Let higher level creatures/npc make apperances but not directly interact with the PCs unless the players are dim enough to get their character squashed flat. Dragon overhead...just hide for a bit? Giants walkign along the horizon...let's not go where they are going. Vampires jumping from roof top to roof top and they haven't noticed us...let's go back inside and lock the door.

My longest runnign 3e campaign (5 years) used these techniques and it worked great. The average encounter level was 6th level. This hemmed them in a little when they were starting out but kept them from getting killed and they learned the locations of horribly dangerous locations and generally avoided them until they thought they had a chance.
 

Raven Crowking

First Post
meomwt said:
I don't think sandboxes and plots are necessarily incompatible.

Nor do I.

In this context, though, "plots" are what NPCs want, and what they are doing to get it. Whether to intervene, and when to intervene, is up to the PCs (although they might become entangled in a plot accidentally).

RC
 

JDJblatherings

First Post
Blackwind said:
I'm going to ask you for some DMing advice.

What do you do when, in the middle of the session, the PCs start heading for Whatzisnehm's lair but you don't have any encounters statted out?

Several years ago I was running a sandboxy FR campaign, and the PCs would occasionally do something unexpected like that, and I would find myself having to call a 15-minute smoke break while I rushed to stat out, say, a gang of bandits, or prepare an encounter, or whatever.

How do you deal with this?


Do lots of generic prep. Have sets of universal stats.

Prepare some adventure suites, short 4,5,6 oom dungeons that are tied to specific locations. these suites are where yuo put in the hard work full of flavor and description. prepare generic dungeons. A couple of levels deep at most that can be used almost anywhere. Peopel travel to "the grotto of gruesome death' and yuo have nothing planend pull out a generic dungeon it's now 'the gruesome grotto of death". players want to go to" the pit of howlign death" and you have the suite already but need a little more, pick out a generic dugeon and tie in the suite for the "the pit of howling death".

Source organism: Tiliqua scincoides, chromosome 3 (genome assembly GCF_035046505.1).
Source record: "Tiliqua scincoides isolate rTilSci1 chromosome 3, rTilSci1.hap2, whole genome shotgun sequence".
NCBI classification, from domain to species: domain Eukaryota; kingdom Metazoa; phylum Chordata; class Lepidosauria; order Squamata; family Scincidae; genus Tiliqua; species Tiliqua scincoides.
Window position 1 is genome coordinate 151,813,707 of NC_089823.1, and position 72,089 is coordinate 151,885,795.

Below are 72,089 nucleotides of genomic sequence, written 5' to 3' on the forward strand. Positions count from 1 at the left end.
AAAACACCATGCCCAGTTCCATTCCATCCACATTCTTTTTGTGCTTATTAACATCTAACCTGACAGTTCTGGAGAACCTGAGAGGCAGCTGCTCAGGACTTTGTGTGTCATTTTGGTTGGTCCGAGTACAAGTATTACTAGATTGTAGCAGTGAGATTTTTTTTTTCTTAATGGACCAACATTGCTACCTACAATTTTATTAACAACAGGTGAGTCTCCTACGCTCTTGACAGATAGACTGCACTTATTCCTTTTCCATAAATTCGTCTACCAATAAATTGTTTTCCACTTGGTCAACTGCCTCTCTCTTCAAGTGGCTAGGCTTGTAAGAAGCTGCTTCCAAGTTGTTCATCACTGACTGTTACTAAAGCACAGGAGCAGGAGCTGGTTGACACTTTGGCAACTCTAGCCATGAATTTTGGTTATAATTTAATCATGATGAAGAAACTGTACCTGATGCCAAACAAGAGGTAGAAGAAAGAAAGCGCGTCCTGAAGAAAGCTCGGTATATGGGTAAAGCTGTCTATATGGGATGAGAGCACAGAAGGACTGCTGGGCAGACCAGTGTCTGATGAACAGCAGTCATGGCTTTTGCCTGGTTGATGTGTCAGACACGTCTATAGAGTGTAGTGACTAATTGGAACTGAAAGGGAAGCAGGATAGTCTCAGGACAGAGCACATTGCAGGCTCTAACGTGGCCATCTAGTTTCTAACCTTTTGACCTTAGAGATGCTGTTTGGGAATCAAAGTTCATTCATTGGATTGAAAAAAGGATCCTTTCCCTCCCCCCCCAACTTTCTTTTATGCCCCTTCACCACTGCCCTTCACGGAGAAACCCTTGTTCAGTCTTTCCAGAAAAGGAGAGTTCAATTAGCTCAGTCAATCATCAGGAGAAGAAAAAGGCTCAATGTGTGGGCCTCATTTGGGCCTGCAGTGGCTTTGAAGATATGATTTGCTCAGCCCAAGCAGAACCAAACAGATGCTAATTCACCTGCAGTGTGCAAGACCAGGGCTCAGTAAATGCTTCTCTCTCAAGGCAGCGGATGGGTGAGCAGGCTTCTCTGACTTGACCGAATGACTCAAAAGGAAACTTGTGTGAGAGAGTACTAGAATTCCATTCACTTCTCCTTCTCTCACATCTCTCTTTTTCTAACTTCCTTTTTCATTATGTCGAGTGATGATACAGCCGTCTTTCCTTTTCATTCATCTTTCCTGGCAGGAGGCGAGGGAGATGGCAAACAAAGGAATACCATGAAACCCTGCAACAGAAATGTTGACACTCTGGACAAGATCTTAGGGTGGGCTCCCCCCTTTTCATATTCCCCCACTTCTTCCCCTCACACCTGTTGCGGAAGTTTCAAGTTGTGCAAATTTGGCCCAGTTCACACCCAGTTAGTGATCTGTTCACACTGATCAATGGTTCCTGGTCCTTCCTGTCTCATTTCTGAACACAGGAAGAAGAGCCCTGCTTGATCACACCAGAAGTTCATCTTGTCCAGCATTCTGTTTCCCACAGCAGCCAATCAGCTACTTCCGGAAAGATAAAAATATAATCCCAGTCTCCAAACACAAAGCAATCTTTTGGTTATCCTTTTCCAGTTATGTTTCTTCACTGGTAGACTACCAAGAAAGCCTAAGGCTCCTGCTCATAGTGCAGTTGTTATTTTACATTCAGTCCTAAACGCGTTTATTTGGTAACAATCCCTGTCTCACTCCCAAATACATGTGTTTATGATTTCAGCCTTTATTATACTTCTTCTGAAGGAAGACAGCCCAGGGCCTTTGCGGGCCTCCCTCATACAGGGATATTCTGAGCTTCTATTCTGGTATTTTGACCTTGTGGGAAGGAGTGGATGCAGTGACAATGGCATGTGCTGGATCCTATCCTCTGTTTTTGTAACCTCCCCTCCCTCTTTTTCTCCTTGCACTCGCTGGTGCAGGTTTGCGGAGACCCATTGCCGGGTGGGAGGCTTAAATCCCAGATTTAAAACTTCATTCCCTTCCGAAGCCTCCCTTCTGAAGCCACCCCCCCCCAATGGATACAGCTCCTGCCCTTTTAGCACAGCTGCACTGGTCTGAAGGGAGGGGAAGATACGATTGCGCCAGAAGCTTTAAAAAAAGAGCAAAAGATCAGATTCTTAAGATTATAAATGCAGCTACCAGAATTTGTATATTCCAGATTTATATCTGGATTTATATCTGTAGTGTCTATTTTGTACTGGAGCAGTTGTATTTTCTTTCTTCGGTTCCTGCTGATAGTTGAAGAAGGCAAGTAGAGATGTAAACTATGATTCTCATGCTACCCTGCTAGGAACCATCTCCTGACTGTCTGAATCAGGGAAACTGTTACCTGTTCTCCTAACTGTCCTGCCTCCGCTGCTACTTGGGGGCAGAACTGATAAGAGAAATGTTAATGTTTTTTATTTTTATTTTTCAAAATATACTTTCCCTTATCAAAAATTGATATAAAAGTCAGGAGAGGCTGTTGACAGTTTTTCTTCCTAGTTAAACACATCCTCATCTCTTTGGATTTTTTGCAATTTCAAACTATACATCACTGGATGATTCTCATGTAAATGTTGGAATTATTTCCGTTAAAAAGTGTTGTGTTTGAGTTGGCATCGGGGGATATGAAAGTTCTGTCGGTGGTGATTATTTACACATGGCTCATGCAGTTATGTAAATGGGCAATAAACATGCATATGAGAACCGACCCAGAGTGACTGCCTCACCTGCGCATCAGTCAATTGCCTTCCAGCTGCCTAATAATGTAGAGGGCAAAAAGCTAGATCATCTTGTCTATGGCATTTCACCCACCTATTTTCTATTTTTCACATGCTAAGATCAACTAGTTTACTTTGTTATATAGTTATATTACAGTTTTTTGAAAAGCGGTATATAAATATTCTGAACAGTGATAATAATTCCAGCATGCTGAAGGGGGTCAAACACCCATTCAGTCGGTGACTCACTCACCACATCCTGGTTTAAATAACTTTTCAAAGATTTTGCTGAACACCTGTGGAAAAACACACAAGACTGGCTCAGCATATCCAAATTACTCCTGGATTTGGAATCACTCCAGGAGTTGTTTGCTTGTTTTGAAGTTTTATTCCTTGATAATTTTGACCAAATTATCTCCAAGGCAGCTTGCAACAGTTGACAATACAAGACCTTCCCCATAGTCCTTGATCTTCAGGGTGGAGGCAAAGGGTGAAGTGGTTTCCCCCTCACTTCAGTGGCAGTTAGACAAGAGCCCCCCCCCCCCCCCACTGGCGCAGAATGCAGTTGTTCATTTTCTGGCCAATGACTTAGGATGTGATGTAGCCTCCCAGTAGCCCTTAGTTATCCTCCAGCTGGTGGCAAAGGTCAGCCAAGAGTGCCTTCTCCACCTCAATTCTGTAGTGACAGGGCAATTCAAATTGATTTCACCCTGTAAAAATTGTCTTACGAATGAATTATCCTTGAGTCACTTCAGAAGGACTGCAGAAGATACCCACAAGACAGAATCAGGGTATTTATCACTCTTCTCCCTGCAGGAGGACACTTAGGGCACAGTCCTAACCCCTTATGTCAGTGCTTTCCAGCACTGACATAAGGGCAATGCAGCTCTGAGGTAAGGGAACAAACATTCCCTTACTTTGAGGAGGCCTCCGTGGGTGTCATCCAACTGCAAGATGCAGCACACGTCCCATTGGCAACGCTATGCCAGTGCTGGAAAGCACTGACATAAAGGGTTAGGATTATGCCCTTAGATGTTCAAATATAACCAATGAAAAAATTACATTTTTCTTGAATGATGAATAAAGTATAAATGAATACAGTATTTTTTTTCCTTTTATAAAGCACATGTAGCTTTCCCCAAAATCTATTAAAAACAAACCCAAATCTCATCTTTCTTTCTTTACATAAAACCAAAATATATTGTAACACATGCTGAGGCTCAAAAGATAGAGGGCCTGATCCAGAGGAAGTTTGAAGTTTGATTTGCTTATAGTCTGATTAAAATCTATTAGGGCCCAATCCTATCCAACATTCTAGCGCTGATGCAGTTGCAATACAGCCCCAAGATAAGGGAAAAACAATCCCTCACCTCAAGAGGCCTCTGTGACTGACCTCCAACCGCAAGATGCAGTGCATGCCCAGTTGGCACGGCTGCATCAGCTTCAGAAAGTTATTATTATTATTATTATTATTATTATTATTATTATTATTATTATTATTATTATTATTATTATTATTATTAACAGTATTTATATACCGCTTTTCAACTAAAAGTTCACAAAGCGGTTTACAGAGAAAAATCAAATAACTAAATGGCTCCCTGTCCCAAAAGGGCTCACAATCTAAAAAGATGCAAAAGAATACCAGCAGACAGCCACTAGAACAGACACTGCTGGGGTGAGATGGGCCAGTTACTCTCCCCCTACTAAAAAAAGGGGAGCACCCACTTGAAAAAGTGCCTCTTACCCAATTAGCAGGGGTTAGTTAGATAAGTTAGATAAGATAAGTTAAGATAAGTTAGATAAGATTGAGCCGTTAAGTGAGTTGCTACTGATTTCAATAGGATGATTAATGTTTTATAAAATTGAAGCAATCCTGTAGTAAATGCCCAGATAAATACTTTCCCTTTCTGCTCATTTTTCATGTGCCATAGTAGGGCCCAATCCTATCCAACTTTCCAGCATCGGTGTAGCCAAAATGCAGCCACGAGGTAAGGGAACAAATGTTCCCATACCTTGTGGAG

The generic dugeons can be randomly generated just do a once thru edit dropping in a few campaign spcific details, delteign thigns you really dont' like and don't worry about the rest.

Make a big list of names get ready to use it when folks ask generic warrior #4..."what's your name?' otherwise don't use the brain power in case the players never ask.
 

Lord Zardoz

Explorer
A sandbox style game that does not impose any direction on the person playing it is generally only as the things you can do in that sandbox, and the 'toys' you can play with.

By toy, I mean things within the game world the players can interact with. But with D&D, you need to find a way to let the players know that the toy at least exists. The big risk of a sandbox game is that you create some awesome toys and then bury them deep in some corner of the sandbox where no one can find it.

As has been pointed out, the potential for wasted work is pretty high if the players do not know to go looking for things to do in the campaign world. And if the only things in the world are just static dungeons full of loot, there really is not much difference between trying to run a sandbox and running a string of unconnected dungeon crawls.